Clarity and humility should be important for researchers. The problem is that the cocktail of emotions that led to his and my clarity makes doing any kind of research really hard. Research often requires irrational belief in yourself and what you do to stay motivated in the face of the crazy odds every step of the way. Thinking about all the potential problems with your research once you do succeed can stop you from ever getting there. Furthermore, being honest with the faults of your research can make it ignored in favor of an unending stream of fool's gold.
How do you do navigate the minefield? Emotionally balance your confidence in moving forward yourself with deep uncertainty over what impact you may have? Balance the interests of your sponsors and your career with the interests of the world et. large? These are questions I think I will always wrestle with.
But at the moment, I don't think I will walk away and join the circus. To be clear, there is nothing at all wrong with that. I'm just not the type of person who can watch from the sidelines as this technology breaks the world and reshapes into something else, not when I believe that the impact of technology is not inevitable but will be shaped by those who create it. Some instinctual, illogical part of me feels like I can have an impact. As long as that is true, I am a moth before a flame.
But also, to be realwith you, dear reader, I've seen what happens when you leave. I've seen it in the aftermath of the very paper I just discussed.
Preventing the raising of zombies
Two years after Yolov3 was published, a group from taiwan published Yolov4. They did nothing illegal: there is no copyright on method names, and their paper highlighted real improvements to the architecture as far as I can tell. It was a smart move: the paper got eight thousand citations. While no one can know for certain how many of their citations are due to the quality of their research and how many came from the YOLO brand, similar papers from more well known labs that went to more prestigious conferences got far fewer citations. Unfortunately for the authors, others realized they could profit from the abandoned brand of Yolo. A startup called ultralytics quickly made Yolov5, and charged for commercial usage. A third team from Chinese company Meituan published Yolov6, followed by the Yolov4 team publishing Yolov7, followed by the Yolov5 team publishing Yolov8. The brand has been picked apart like carrion, but the vultures still fight over bones. This is an unsurprising outcome. The brand is valuable. Of course it is picked apart.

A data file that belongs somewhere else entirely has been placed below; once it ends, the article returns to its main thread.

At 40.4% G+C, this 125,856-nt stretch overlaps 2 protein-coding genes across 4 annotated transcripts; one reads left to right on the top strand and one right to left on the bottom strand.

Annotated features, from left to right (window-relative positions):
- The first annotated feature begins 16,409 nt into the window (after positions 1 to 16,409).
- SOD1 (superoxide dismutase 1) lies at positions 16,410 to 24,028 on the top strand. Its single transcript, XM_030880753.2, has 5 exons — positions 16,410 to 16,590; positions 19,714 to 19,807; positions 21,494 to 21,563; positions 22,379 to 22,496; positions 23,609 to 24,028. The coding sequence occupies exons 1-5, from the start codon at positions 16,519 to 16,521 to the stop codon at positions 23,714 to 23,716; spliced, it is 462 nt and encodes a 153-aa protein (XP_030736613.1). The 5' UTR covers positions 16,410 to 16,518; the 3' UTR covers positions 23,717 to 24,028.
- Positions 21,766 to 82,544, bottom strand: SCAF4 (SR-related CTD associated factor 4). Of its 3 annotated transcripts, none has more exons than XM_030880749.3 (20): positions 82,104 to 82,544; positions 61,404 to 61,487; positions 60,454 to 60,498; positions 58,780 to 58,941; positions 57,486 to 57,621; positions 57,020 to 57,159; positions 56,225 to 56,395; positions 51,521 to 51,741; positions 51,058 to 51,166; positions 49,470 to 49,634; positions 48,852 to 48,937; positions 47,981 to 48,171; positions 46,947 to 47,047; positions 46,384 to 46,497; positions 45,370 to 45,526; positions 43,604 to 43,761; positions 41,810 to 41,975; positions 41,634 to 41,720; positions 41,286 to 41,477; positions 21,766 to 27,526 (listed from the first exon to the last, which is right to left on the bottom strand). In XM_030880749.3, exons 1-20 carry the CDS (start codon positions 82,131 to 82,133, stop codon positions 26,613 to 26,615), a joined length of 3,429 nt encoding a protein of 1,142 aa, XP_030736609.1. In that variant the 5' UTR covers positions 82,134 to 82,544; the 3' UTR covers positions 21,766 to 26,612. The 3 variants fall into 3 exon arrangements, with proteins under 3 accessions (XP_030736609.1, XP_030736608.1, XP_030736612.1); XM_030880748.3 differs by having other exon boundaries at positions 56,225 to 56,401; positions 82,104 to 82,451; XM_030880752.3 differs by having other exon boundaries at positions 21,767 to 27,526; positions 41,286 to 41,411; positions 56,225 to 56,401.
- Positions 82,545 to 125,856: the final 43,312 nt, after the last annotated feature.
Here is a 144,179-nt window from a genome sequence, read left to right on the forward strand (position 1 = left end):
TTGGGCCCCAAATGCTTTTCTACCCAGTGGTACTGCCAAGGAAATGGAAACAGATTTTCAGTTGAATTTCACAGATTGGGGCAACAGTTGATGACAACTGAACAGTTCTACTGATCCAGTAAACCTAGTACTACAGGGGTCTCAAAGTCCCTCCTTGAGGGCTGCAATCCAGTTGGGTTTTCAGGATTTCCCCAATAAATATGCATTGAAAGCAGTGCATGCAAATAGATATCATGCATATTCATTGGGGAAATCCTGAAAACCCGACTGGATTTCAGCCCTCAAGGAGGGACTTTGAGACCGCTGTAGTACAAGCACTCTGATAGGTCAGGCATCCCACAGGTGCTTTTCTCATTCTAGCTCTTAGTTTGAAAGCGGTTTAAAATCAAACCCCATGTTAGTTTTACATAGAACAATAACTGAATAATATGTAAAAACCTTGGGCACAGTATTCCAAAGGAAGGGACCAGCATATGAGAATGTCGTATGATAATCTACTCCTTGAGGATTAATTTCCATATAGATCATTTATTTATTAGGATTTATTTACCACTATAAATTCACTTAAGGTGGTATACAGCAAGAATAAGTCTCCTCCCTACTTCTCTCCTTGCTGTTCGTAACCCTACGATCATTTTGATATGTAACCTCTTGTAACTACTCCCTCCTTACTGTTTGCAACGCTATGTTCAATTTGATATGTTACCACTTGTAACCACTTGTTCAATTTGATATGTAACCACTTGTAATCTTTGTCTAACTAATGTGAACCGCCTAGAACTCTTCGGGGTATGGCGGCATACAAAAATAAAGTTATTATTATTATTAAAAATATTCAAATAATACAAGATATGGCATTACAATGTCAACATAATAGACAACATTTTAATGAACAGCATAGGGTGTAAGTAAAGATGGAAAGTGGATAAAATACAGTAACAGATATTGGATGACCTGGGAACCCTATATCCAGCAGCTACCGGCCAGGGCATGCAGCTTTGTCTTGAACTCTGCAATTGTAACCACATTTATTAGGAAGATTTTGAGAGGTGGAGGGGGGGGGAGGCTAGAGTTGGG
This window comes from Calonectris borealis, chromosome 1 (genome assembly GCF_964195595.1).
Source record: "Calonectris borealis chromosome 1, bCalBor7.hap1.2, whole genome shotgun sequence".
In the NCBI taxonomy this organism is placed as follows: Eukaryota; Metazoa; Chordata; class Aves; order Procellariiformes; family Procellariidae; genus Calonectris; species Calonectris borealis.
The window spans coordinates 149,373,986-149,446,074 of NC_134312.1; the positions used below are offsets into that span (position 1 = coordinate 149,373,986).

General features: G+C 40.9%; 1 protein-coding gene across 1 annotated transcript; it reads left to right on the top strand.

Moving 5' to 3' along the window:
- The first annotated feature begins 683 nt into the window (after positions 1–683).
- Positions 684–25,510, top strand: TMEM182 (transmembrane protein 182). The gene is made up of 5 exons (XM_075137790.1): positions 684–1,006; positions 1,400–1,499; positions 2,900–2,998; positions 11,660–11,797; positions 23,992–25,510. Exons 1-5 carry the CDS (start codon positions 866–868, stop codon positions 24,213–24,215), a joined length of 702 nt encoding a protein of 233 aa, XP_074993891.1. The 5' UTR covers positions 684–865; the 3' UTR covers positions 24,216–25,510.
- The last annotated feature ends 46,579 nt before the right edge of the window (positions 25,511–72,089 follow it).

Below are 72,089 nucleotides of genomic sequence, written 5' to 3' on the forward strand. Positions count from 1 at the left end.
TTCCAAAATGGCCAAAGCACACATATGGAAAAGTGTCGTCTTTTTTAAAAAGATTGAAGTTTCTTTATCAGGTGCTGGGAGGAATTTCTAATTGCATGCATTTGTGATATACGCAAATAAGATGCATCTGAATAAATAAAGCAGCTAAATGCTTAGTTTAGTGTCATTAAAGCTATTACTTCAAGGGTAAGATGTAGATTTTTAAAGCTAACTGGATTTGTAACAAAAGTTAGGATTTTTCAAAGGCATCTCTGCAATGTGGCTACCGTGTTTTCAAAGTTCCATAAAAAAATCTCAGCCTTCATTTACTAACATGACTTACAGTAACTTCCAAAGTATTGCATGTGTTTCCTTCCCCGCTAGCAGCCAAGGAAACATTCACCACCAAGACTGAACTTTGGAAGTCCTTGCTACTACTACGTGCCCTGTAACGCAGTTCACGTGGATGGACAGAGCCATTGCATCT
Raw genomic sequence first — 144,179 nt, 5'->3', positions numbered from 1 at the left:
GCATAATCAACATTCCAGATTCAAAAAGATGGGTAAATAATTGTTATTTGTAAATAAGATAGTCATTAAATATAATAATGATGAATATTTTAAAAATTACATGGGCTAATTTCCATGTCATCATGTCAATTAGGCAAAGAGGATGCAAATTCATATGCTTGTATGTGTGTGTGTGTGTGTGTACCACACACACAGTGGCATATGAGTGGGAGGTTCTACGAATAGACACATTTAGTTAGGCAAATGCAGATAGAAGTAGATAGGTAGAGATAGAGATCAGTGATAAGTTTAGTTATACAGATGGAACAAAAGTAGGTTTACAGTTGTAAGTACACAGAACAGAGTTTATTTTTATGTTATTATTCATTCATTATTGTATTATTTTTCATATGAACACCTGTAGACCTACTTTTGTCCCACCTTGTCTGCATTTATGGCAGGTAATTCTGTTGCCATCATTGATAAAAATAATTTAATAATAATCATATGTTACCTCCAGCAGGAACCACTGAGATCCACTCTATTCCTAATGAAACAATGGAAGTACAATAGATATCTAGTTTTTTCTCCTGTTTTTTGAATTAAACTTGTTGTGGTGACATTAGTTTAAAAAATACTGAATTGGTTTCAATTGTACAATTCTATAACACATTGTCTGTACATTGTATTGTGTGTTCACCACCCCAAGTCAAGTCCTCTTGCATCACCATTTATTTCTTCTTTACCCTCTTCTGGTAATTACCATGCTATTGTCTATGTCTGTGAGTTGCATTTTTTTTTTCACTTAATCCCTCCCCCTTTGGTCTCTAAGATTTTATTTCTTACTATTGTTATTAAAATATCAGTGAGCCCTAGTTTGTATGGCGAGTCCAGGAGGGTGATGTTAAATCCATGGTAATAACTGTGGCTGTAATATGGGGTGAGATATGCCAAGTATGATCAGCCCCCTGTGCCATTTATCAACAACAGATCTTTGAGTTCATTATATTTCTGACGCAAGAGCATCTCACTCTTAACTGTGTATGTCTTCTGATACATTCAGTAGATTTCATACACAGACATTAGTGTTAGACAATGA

It did make me sad, though. The brand and recognition came from his work. Because he left, all that work is being used by company trying to get a enterprise licensing fee. To me, it is a reminder that the people most likely to leave the field due to ethical qualms will not make the field better at the margin by doing so. To others, this is probably obvious. To me it was not.
You have power over your research, but it is fleeting. Leverage it while you can. Be strict about creating research that advances the field as well as your career. Don't stop yourself from moving forward due to worst case scenarios. Find like minded people and try to push the field in the direction you want it to go into. Talk openly and encourage conversation around how to improve the field and its impact on the world.
Perhaps this is naïve. But as corny as it sounds it is the way I believe I can change the world while doing what I love.
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I had enough thoughts on peer review that this footnote had footnotes. This is not allowed on substack, so I will probably make that set of ideas into its own article and publish it. Content!
a.k.a. I went through his google scholar and his twitter.
I'm not kidding.
its time to
BeReal d-d-d-duh, duhduhduhduh DUEL
Marginal thinking is why I only consume dairy and eggs socially. Also, I think that not working at certain companies because you don't think they are good for society should be more common. Given I have these odd beliefs, can you see why I might entertain the idea that the best thing for the world is to avoid ML research if you know it will probably be used for unethical purposes?